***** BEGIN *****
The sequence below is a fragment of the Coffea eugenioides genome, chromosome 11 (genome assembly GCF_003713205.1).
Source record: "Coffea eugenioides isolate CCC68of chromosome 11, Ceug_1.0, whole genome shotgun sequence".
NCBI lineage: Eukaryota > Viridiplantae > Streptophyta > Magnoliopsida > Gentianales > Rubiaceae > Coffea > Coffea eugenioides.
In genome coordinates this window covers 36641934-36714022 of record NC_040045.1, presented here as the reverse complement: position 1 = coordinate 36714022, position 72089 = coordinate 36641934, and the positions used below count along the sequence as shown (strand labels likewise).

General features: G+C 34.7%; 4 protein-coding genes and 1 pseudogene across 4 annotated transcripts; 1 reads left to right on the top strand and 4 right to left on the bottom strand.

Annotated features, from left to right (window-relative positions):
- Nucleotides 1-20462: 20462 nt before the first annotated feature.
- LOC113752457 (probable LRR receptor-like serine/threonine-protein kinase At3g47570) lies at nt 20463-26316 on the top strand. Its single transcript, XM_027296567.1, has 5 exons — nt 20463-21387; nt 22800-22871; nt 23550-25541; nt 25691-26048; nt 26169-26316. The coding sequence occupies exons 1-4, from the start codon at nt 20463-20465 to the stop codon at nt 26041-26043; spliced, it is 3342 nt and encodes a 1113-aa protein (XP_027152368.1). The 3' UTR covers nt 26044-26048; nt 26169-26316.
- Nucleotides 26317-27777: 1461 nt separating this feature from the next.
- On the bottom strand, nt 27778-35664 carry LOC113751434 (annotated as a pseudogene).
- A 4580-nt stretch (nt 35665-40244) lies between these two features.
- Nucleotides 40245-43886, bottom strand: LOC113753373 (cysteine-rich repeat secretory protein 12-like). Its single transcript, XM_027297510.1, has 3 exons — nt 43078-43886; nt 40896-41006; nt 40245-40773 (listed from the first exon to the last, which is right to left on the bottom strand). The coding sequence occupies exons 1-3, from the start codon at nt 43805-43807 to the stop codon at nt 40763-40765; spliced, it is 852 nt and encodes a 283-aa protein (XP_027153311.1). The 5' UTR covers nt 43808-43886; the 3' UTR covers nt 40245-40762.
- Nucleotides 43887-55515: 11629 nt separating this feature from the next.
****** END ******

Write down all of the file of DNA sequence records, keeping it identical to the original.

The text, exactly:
The sequence below is a fragment of the Coffea eugenioides genome, chromosome 11 (genome assembly GCF_003713205.1).
Source record: "Coffea eugenioides isolate CCC68of chromosome 11, Ceug_1.0, whole genome shotgun sequence".
NCBI lineage: Eukaryota > Viridiplantae > Streptophyta > Magnoliopsida > Gentianales > Rubiaceae > Coffea > Coffea eugenioides.
In genome coordinates this window covers 36641934-36714022 of record NC_040045.1, presented here as the reverse complement: position 1 = coordinate 36714022, position 72089 = coordinate 36641934, and the positions used below count along the sequence as shown (strand labels likewise).

General features: G+C 34.7%; 4 protein-coding genes and 1 pseudogene across 4 annotated transcripts; 1 reads left to right on the top strand and 4 right to left on the bottom strand.

Annotated features, from left to right (window-relative positions):
- Nucleotides 1-20462: 20462 nt before the first annotated feature.
- LOC113752457 (probable LRR receptor-like serine/threonine-protein kinase At3g47570) lies at nt 20463-26316 on the top strand. Its single transcript, XM_027296567.1, has 5 exons — nt 20463-21387; nt 22800-22871; nt 23550-25541; nt 25691-26048; nt 26169-26316. The coding sequence occupies exons 1-4, from the start codon at nt 20463-20465 to the stop codon at nt 26041-26043; spliced, it is 3342 nt and encodes a 1113-aa protein (XP_027152368.1). The 3' UTR covers nt 26044-26048; nt 26169-26316.
- Nucleotides 26317-27777: 1461 nt separating this feature from the next.
- On the bottom strand, nt 27778-35664 carry LOC113751434 (annotated as a pseudogene).
- A 4580-nt stretch (nt 35665-40244) lies between these two features.
- Nucleotides 40245-43886, bottom strand: LOC113753373 (cysteine-rich repeat secretory protein 12-like). Its single transcript, XM_027297510.1, has 3 exons — nt 43078-43886; nt 40896-41006; nt 40245-40773 (listed from the first exon to the last, which is right to left on the bottom strand). The coding sequence occupies exons 1-3, from the start codon at nt 43805-43807 to the stop codon at nt 40763-40765; spliced, it is 852 nt and encodes a 283-aa protein (XP_027153311.1). The 5' UTR covers nt 43808-43886; the 3' UTR covers nt 40245-40762.
- Nucleotides 43887-55515: 11629 nt separating this feature from the next.